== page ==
Dell 3550 – first impressions

Dell Vostro 3550

Dell Vostro 3550

Finally I got round to buying a new laptop to replace my defunct Sony Vaio FE41E. I had a fairly good idea of the specs I was looking for. I wanted a small business rather than a consumer machine and my maximum budget was £600. Fortunately I didn’t have to include an allowance for Office as the church already has a licence which will cover this PC – albeit Office 2007 rather than 2010. These were the specs:

  • Matte screen
  • Second generation (Sandy Bridge) i5 processor
  • At least 4Gb RAM
  • Discrete graphics (for the occasional bit of gaming)
  • USB 3.0 for faster backing up
  • Not too heavy because I have to carry it to and from the church office every day
  • HDD at least 500Gb and preferably 7,200 rather than 5,200 rpm.
  • Windows 7 Professional for ease of connectivity with the network at church

My shortlist included the Lenovo Edge E520HP Probook E4530s, Samsung 400B5B and Dell Vostro 3550. I couldn’t find any reviews at all for the Samsung, and like many business laptops it can’t be found in the shops, which makes it difficult to assess. So it was a toss up between the Lenovo, HP and Dell, all of which had fairly good reviews. In the end I went with the Dell when the price dropped dramatically on the model I wanted and it was on sale for less than £500 – £100 less than any similarly specced laptop. I caught the offer just in time – the same laptop now costs well over £700. I put my order in and the laptop arrived a couple of days ago.

So how is it? Initial impressions are very favourable. One website review described it as a ‘plain Jane’, but I really like the minimalist approach – brushed aluminium on the outside and matte black plastic on the inside, a combination  looks smart and seems very resistant to fingerprints. Inside chrome trim around the touchpad is a nice touch. The touchpad is huge, which I like (much larger than my old Vaio). The keyboard is great for typing – the rubberised chiclet-style keys offering just about enough feedback. No number pad, which suits me and gives it a less cluttered look. What I really like about the keyboard is that it is backlit – great if you are using the laptop in a dark room.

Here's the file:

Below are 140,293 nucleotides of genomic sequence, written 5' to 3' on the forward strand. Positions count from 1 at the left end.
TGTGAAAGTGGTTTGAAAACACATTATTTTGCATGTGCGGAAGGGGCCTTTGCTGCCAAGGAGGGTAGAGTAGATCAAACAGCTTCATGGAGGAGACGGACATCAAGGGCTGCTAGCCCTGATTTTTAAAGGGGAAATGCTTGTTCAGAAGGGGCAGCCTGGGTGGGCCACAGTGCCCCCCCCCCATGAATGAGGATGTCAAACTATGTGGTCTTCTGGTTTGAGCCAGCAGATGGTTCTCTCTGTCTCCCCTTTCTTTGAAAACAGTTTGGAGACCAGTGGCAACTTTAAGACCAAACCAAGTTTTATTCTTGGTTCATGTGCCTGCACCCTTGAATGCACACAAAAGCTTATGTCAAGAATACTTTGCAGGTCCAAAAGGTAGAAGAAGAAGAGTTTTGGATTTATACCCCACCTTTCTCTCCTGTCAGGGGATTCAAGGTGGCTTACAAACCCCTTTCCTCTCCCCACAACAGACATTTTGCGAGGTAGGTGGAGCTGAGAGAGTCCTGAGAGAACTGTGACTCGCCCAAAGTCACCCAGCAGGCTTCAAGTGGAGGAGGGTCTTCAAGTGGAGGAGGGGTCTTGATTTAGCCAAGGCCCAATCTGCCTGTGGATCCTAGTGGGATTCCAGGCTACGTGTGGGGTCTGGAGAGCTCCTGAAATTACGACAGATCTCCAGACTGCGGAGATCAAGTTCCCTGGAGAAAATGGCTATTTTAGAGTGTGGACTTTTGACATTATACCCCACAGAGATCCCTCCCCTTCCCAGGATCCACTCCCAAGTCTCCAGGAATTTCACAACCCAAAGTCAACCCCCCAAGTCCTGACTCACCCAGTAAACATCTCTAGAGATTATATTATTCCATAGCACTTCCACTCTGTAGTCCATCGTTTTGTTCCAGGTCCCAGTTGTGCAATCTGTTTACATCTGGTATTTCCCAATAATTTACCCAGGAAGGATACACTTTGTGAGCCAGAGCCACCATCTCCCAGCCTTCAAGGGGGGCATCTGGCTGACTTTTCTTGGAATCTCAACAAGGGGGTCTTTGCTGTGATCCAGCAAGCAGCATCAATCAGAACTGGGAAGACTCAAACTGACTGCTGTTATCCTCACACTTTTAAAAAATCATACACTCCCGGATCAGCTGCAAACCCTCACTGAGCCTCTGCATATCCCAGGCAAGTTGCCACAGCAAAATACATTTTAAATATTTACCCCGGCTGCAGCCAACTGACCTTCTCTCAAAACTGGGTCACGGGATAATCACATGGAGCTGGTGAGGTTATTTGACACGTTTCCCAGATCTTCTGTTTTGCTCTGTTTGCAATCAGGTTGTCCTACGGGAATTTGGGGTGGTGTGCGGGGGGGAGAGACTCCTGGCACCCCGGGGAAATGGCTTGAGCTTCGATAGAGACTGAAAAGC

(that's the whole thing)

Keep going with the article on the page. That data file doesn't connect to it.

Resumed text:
The screen is OK – 15.6″ at the standard (for this price) resolution of 1366×768. And it’s non-reflective – such a relief after the super glossy display on my old Vaio which was hopeless under bright office lights. That’s one of the features that sets it apart as a small business machine – along with the merciful lack of pre-installed bloatware, a fingerprint reader which I haven’t yet had the chance to try out and plenty of connectivity – USB 3.0, eSATA, HDMI, VGA, card reader and an ExpressCard slot.

Setting up the Vostro from the box was pretty straightforward – the procedure seems to be much simpler than I remember from the Vista installation on my old Vaio.

The only niggle I have so far is with the graphics, which is a Radeon HD 6630M card. This is one of the latest generation cards from AMD and is classified as a mid range card. Like many contemporary laptops with discrete graphics, the Vostro is able to switch between the HD 6630M and the i5 processor’s integrated graphics, depending on whether better graphics performance or improved battery life is most desirable. Unfortunately AMD’s implementation of this technology is not as smooth as the rival Nvidea cards. When running an application for the first time, a window pops up asking whether normal or high performance graphics are required. (And the answer to which is not always obvious.) It works, but it’s a bit clunky.

Apart from that. I’m very happy with the Dell. I think it looks great and it has the advantage of being lighter than my Vaio (2.5kg vs. 2.8kg). The powerpack is also smaller and lighter than the brick that came with the Vaio. Amazingly it’s also over £200 cheaper than the purchase price of the Vaio 4 years ago. Which goes to show how much computer technology has advanced in the last few years.



About Holloway Rev

Paul Weary is a Methodist minister living and working in Holloway, North London.
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